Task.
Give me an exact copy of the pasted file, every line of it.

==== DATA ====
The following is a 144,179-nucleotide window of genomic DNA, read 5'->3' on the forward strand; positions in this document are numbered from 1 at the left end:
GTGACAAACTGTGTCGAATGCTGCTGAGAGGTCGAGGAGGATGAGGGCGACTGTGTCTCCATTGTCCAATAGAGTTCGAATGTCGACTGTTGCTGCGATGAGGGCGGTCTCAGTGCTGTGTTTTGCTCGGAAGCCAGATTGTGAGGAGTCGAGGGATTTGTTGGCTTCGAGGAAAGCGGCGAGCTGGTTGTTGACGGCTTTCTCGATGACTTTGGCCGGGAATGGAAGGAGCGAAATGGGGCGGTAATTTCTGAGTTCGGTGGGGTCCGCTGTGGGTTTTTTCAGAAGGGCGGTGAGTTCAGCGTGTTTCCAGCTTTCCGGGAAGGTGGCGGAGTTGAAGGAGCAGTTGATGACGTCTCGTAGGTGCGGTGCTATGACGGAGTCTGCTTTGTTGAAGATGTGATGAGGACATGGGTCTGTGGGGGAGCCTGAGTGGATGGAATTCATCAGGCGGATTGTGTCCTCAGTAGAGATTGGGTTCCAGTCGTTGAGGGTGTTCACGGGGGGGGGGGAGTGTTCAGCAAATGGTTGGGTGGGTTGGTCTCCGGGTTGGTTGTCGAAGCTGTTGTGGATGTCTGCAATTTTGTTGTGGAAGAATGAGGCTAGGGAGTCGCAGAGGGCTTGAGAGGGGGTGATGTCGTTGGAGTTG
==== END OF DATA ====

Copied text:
The following is a 144,179-nucleotide window of genomic DNA, read 5'->3' on the forward strand; positions in this document are numbered from 1 at the left end:
GTGACAAACTGTGTCGAATGCTGCTGAGAGGTCGAGGAGGATGAGGGCGACTGTGTCTCCATTGTCCAATAGAGTTCGAATGTCGACTGTTGCTGCGATGAGGGCGGTCTCAGTGCTGTGTTTTGCTCGGAAGCCAGATTGTGAGGAGTCGAGGGATTTGTTGGCTTCGAGGAAAGCGGCGAGCTGGTTGTTGACGGCTTTCTCGATGACTTTGGCCGGGAATGGAAGGAGCGAAATGGGGCGGTAATTTCTGAGTTCGGTGGGGTCCGCTGTGGGTTTTTTCAGAAGGGCGGTGAGTTCAGCGTGTTTCCAGCTTTCCGGGAAGGTGGCGGAGTTGAAGGAGCAGTTGATGACGTCTCGTAGGTGCGGTGCTATGACGGAGTCTGCTTTGTTGAAGATGTGATGAGGACATGGGTCTGTGGGGGAGCCTGAGTGGATGGAATTCATCAGGCGGATTGTGTCCTCAGTAGAGATTGGGTTCCAGTCGTTGAGGGTGTTCACGGGGGGGGGGGAGTGTTCAGCAAATGGTTGGGTGGGTTGGTCTCCGGGTTGGTTGTCGAAGCTGTTGTGGATGTCTGCAATTTTGTTGTGGAAGAATGAGGCTAGGGAGTCGCAGAGGGCTTGAGAGGGGGTGATGTCGTTGGAGTTG